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Marine

Marine

Coastal Engineering

Breakwaters and Coastal Structures

YouTupe Wave modelIncreasing intensity of storms and coastal erosion is impacting coastal communities and harbours. Our coastal engineers have experience in designing coastal structures to help communities reduce these impact. Our approach encompasses a full range of options, from hard structures to nature-based approaches.

Wave Model and Breakwater Extension Design at Lower Sandy Point Nova Scotia. For this coastal engineering study, our wave gauges identified a mix or harbour resonance and swell penetration compromising mooring conditions in the harbour during storms. We developed a sophisticated wave model to evaluate solutions for mitigating these problems. Breakwater extensions were found to be the optimal solution, and we used the models to size them appropriately to meet agitation requirements inside the basin.

Dredging

CBCL Limited's experience in dredging and sediment transport ranges from small scale harbour sedimentation studies to multimillion dollar navigation improvement projects. Our team of engineers and scientists address complex issues through sound planning, modelling and design as well as on site management of dredging projects.

Sydney Harbour Dredge ProjectSydney Harbour Channel Dredge Project in Sydney, Nova Scotia. The Sydney Ports Corporation (SPC) retained CBCL Limited as Owner's Engineer for the Sydney Harbour Channel Dredge Project in Sydney, Nova Scotia. The project, which was the largest capital dredge project in Atlantic Canada, involved the removal of over 4 million cubic metres of sedimentary material from a 9 km long portion of the harbour channel. Dredged materials were placed in a newly constructed Confined Disposal Facility (CDF) which was designed to safely house the dredged material and to ultimately serve as the founding surface for a future marine terminal.

Harbour Dynamics

CBCL has extensive experience working for ports and harbours, notably in Atlantic Canada which has a wide diversity of coastal environments, with associated challenges and opportunities. Within this diversity, correctly characterizing background harbour dynamics is key. Natural challenges can range from severe wave attack on the Atlantic shores, to huge Fundy tidal ranges and shifting sands on the Gulf of Saint Lawrence. Successful harbour structures must not only protect from severe storm conditions and sea level rise, but also minimize potential harbour infilling or shoreline erosion. Our engineering solutions rely on a sound understanding of harbour dynamics, based on field observations and tailored numerical models.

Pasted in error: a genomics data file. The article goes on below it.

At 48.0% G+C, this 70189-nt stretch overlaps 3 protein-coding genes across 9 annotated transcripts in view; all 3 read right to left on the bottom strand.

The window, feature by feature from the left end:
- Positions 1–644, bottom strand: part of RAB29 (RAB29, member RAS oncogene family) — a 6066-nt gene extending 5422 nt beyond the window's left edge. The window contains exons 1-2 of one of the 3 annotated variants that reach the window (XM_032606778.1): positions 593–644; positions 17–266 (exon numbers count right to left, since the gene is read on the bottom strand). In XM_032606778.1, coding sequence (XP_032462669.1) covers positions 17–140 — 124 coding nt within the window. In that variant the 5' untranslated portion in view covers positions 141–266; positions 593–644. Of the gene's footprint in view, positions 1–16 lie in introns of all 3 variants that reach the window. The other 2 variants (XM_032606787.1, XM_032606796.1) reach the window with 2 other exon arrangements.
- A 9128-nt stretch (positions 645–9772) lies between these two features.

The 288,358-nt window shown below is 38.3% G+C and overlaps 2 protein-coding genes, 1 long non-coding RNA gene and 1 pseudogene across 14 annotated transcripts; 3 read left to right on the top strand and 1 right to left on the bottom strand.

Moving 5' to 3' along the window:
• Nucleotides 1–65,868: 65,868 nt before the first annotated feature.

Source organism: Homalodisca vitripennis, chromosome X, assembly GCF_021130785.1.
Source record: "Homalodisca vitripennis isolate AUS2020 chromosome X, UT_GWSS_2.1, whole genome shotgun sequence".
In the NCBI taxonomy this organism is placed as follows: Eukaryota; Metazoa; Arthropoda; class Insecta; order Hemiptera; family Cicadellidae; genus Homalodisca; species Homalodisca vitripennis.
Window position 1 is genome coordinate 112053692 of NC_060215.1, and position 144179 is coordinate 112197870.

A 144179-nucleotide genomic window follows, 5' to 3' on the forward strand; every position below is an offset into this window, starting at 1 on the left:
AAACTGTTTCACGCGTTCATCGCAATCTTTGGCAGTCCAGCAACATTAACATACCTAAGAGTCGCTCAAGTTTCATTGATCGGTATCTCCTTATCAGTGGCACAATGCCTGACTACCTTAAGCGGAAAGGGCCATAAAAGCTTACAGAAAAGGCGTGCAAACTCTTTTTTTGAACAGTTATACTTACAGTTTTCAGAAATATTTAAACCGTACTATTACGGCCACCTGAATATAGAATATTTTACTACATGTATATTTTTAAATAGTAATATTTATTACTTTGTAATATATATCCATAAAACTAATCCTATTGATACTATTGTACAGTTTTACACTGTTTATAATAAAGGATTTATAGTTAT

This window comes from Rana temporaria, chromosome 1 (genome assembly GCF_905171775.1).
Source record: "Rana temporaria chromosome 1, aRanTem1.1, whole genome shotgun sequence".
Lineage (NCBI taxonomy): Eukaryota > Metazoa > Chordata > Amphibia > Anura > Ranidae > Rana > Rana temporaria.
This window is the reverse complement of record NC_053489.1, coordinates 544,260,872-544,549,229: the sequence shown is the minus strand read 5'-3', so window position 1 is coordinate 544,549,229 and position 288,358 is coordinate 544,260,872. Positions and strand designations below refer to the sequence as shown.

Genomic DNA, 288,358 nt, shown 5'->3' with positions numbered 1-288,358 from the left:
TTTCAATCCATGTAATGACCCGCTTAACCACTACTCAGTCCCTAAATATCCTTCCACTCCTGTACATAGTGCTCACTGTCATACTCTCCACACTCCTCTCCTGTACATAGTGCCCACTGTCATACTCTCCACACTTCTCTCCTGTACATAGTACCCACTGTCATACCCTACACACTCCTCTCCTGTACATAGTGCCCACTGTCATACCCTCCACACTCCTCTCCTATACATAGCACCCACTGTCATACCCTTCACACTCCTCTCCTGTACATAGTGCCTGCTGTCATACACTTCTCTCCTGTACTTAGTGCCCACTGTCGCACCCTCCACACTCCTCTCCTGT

Hydronamic Sediment Transport ModelingHydrodynamic, Sediment Transport and Water Quality Modeling In Saint John Harbour, NB. CBCL Limited has a long history of successful coastal studies in Saint John Harbour. To investigate marine infrastructure in terms of feasibility, impacts and hydraulic forces, CBCL's experienced staff of coastal and hydraulic engineers conduct sophisticated three-dimensional numerical modelling to simulate the most dynamic and challenging port environment in Eastern Canada, combining huge tides, large river flows and sediment loads.

Littoral Drift

Littoral drift describes the 'river of sand' flowing along beaches under the action of waves. Understanding littoral drift is paramount to sound design of coastal structures, and planning of dredging works.

Tabusintac Dredging Reduction and Navigation Safety StudyTabusintac Dredging Reduction and Navigation Safety Study, NB. The navigation channel to the Department of Fisheries and Oceans' Small Craft Harbour at Tabusintac, northeastern New Brunswick, presently meanders through shallow shifting shoals between migrating barrier islands. CBCL Limited conducted a thorough coastal study to help predict the channel's evolution and assess coastal engineering alternatives for safer navigation. The alternatives included training walls at strategically selected tidal inlets and a modified dredging strategy. The model-based predictions proved very useful to re-define effective dredging practices used in subsequent years.

 

 


 


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